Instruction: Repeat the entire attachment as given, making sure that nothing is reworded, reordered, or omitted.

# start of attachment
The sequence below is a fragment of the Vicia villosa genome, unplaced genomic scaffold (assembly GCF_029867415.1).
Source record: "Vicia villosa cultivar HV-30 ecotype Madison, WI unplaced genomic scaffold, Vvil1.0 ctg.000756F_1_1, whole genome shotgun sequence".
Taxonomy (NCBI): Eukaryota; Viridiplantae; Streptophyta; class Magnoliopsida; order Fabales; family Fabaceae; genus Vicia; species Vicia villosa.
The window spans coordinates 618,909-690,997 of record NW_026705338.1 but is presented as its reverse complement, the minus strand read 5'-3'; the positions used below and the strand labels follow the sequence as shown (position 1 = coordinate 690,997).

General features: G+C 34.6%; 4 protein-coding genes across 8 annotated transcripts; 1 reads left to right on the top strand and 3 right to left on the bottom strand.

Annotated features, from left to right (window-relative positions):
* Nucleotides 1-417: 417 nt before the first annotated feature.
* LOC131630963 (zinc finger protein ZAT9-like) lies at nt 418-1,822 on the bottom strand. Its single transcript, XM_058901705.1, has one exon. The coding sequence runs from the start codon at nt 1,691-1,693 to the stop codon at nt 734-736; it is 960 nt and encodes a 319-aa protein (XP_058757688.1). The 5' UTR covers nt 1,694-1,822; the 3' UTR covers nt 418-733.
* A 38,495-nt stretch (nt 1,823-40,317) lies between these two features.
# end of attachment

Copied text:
The sequence below is a fragment of the Vicia villosa genome, unplaced genomic scaffold (assembly GCF_029867415.1).
Source record: "Vicia villosa cultivar HV-30 ecotype Madison, WI unplaced genomic scaffold, Vvil1.0 ctg.000756F_1_1, whole genome shotgun sequence".
Taxonomy (NCBI): Eukaryota; Viridiplantae; Streptophyta; class Magnoliopsida; order Fabales; family Fabaceae; genus Vicia; species Vicia villosa.
The window spans coordinates 618,909-690,997 of record NW_026705338.1 but is presented as its reverse complement, the minus strand read 5'-3'; the positions used below and the strand labels follow the sequence as shown (position 1 = coordinate 690,997).

General features: G+C 34.6%; 4 protein-coding genes across 8 annotated transcripts; 1 reads left to right on the top strand and 3 right to left on the bottom strand.

Annotated features, from left to right (window-relative positions):
* Nucleotides 1-417: 417 nt before the first annotated feature.
* LOC131630963 (zinc finger protein ZAT9-like) lies at nt 418-1,822 on the bottom strand. Its single transcript, XM_058901705.1, has one exon. The coding sequence runs from the start codon at nt 1,691-1,693 to the stop codon at nt 734-736; it is 960 nt and encodes a 319-aa protein (XP_058757688.1). The 5' UTR covers nt 1,694-1,822; the 3' UTR covers nt 418-733.
* A 38,495-nt stretch (nt 1,823-40,317) lies between these two features.